The Guerrilla Girls new exhibition was at the Whitechapel Gallery, right next to Aldgate East station. The exhibition is titled ‘Guerrilla Girls: Is it even worse in Europe?’ and is open from October til March. The gallery revisits their 1986 poster titled ‘It’s Even Worse in Europe.’ The Guerrilla Girls are a group of anonymous activists and have been pivotal for feminism around the world. Their work highlights key issues in the design world such as sexism and racism in visual art, film, politics and culture and brings attention to these issues.
This project is based on responses to detailed questionnaires sent to over 400 directors of art museums and public galleries across Europe about their exhibitions programs and collections. The questions had been formulated to critically look at the narratives that are produced by cultural institutions. Through this extensive project, the Guerrilla Girls present new statistics on the state of museums and galleries in Europe and explore the question: Is it Even worse in Europe? (Girls, 2015)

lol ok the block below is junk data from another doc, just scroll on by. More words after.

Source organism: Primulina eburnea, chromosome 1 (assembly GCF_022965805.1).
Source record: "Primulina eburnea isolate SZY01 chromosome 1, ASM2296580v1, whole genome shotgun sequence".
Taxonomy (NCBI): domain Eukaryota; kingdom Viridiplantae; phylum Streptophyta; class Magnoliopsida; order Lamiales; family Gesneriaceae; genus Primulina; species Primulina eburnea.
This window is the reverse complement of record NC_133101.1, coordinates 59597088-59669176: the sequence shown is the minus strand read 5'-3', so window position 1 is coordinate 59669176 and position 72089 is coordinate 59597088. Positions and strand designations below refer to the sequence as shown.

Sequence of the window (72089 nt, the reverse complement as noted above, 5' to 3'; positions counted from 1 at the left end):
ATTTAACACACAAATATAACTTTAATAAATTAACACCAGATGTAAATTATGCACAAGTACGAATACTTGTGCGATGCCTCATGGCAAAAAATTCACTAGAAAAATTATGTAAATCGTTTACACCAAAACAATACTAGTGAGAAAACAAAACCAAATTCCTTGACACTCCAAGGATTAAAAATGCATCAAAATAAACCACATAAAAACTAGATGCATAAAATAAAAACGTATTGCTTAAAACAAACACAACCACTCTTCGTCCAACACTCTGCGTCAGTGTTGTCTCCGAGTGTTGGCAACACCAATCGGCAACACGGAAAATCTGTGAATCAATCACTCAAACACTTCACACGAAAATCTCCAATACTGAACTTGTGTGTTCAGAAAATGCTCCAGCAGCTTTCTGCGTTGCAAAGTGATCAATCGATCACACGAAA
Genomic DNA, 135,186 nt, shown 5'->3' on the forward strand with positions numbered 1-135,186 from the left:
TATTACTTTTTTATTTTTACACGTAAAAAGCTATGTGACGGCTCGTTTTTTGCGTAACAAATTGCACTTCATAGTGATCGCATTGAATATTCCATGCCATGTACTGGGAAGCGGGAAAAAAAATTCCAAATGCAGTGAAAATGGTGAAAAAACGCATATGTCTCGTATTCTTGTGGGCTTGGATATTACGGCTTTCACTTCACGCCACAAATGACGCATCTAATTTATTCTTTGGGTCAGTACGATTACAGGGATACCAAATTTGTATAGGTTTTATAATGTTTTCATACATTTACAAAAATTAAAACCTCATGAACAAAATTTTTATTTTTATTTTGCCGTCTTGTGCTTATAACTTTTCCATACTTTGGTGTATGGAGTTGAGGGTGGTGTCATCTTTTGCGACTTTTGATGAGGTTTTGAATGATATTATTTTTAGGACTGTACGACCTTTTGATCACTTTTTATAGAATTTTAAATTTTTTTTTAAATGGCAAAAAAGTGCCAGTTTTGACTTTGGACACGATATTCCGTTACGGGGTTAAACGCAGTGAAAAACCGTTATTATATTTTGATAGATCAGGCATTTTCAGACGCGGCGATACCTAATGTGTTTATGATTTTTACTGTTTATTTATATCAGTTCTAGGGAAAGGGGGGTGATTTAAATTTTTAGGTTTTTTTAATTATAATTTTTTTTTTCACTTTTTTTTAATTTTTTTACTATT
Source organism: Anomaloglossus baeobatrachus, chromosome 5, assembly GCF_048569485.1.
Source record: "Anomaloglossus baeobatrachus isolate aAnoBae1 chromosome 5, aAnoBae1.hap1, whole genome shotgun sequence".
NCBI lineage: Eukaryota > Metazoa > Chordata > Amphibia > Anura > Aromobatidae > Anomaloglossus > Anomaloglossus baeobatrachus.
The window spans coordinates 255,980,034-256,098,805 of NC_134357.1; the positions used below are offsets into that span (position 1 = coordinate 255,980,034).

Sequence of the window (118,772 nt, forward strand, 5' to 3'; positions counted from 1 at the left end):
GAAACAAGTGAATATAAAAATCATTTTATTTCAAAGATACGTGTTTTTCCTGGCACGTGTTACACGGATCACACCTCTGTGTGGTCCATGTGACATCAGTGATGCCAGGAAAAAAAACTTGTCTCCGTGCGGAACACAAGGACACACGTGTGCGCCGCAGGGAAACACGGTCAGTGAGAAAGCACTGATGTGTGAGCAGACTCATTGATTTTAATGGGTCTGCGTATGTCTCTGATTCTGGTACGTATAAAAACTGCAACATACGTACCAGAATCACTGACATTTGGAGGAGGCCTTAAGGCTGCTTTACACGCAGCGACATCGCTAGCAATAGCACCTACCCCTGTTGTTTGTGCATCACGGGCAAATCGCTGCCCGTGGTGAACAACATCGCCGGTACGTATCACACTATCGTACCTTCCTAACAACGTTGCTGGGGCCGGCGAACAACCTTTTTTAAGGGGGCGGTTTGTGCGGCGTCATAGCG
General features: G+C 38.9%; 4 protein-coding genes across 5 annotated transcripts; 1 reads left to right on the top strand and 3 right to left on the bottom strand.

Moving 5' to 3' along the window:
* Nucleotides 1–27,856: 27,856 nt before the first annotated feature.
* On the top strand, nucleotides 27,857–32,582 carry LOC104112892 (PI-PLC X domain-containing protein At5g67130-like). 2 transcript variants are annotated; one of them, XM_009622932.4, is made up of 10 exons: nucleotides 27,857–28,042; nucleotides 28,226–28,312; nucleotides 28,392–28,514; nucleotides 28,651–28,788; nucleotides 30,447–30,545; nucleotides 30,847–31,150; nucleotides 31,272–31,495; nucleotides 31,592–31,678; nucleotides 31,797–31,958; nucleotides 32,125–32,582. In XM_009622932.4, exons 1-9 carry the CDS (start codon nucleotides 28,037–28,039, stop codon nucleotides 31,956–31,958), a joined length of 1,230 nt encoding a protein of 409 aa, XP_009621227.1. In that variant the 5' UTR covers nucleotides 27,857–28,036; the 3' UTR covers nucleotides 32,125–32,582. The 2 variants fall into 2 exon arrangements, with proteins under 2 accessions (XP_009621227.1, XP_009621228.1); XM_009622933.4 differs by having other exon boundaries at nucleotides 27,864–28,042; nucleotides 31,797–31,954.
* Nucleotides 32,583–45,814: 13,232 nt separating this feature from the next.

In the exhibition the content is based a lot round their usual style of comical and bold style. The walls were covered in text and message constituting of who didn’t reply to their messages and ignored the Guerrilla Girls. I feel they wanted to highlight this issue so that people could realize that there may be some sexism in certain galleries around Europe. This particular piece was displayed on the floor so people could ‘feel free to walk on them.’ As well as highlighting the institutions that didn’t respond, they also looked at the ones that did. These ones were placed on the wall and given more of a focal point in the exhibition.
The Guerrilla Girls really go into depth about the state and potential issues surround what is going on in exhibitions around Europe. As well as sexism, other questions were asked. For example; ‘What Keeps Museum Directors up at Night?’ This was a list comprising of various reasons but the number 1 answer was #funding.
The whole gallery consisted of a really interesting aesthetic. The walls were covered in paper, with information of exhibitions around Europe and issues that seem to surrounding them. it was a generally enjoyable experience which highlighted the issues surrounding sexism and racism in art today. Even though it sounds so dated, there obviously is an issue surrounding the culture.
G, Girls (2015) Is it even Worse in Europe?. London: Whitechapel Gallery